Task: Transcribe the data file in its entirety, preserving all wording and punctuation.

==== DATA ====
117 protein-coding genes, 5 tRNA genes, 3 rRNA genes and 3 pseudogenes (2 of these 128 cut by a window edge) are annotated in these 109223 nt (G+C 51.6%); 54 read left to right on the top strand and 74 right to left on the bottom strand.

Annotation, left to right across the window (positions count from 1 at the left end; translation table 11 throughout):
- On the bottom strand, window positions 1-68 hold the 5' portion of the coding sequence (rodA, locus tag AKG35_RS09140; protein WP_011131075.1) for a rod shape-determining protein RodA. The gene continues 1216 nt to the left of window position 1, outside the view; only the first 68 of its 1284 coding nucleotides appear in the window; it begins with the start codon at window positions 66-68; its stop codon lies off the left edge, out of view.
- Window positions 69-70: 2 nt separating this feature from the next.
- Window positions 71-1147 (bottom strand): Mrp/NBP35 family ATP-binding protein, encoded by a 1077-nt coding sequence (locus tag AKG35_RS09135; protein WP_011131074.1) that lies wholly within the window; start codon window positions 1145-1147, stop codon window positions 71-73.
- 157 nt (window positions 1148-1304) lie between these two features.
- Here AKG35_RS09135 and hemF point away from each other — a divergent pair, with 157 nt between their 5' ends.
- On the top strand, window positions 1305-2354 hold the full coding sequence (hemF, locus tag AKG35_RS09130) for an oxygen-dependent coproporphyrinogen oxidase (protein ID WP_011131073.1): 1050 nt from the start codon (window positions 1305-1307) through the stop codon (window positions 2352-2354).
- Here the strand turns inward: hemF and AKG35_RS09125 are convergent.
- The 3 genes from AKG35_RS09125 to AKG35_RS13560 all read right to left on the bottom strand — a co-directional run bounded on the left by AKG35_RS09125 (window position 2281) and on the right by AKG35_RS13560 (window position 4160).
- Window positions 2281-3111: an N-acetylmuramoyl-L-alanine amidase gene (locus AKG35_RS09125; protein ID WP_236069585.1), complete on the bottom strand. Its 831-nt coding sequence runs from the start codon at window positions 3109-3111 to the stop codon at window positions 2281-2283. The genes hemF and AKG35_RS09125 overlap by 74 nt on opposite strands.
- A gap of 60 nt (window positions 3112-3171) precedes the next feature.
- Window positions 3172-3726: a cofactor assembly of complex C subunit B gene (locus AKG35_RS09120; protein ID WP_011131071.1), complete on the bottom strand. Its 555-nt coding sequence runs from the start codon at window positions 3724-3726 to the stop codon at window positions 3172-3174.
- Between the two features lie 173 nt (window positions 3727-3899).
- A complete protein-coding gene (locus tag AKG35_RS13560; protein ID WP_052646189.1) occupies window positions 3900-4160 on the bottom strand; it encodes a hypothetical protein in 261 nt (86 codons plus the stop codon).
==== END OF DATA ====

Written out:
117 protein-coding genes, 5 tRNA genes, 3 rRNA genes and 3 pseudogenes (2 of these 128 cut by a window edge) are annotated in these 109223 nt (G+C 51.6%); 54 read left to right on the top strand and 74 right to left on the bottom strand.

Annotation, left to right across the window (positions count from 1 at the left end; translation table 11 throughout):
- On the bottom strand, window positions 1-68 hold the 5' portion of the coding sequence (rodA, locus tag AKG35_RS09140; protein WP_011131075.1) for a rod shape-determining protein RodA. The gene continues 1216 nt to the left of window position 1, outside the view; only the first 68 of its 1284 coding nucleotides appear in the window; it begins with the start codon at window positions 66-68; its stop codon lies off the left edge, out of view.
- Window positions 69-70: 2 nt separating this feature from the next.
- Window positions 71-1147 (bottom strand): Mrp/NBP35 family ATP-binding protein, encoded by a 1077-nt coding sequence (locus tag AKG35_RS09135; protein WP_011131074.1) that lies wholly within the window; start codon window positions 1145-1147, stop codon window positions 71-73.
- 157 nt (window positions 1148-1304) lie between these two features.
- Here AKG35_RS09135 and hemF point away from each other — a divergent pair, with 157 nt between their 5' ends.
- On the top strand, window positions 1305-2354 hold the full coding sequence (hemF, locus tag AKG35_RS09130) for an oxygen-dependent coproporphyrinogen oxidase (protein ID WP_011131073.1): 1050 nt from the start codon (window positions 1305-1307) through the stop codon (window positions 2352-2354).
- Here the strand turns inward: hemF and AKG35_RS09125 are convergent.
- The 3 genes from AKG35_RS09125 to AKG35_RS13560 all read right to left on the bottom strand — a co-directional run bounded on the left by AKG35_RS09125 (window position 2281) and on the right by AKG35_RS13560 (window position 4160).
- Window positions 2281-3111: an N-acetylmuramoyl-L-alanine amidase gene (locus AKG35_RS09125; protein ID WP_236069585.1), complete on the bottom strand. Its 831-nt coding sequence runs from the start codon at window positions 3109-3111 to the stop codon at window positions 2281-2283. The genes hemF and AKG35_RS09125 overlap by 74 nt on opposite strands.
- A gap of 60 nt (window positions 3112-3171) precedes the next feature.
- Window positions 3172-3726: a cofactor assembly of complex C subunit B gene (locus AKG35_RS09120; protein ID WP_011131071.1), complete on the bottom strand. Its 555-nt coding sequence runs from the start codon at window positions 3724-3726 to the stop codon at window positions 3172-3174.
- Between the two features lie 173 nt (window positions 3727-3899).
- A complete protein-coding gene (locus tag AKG35_RS13560; protein ID WP_052646189.1) occupies window positions 3900-4160 on the bottom strand; it encodes a hypothetical protein in 261 nt (86 codons plus the stop codon).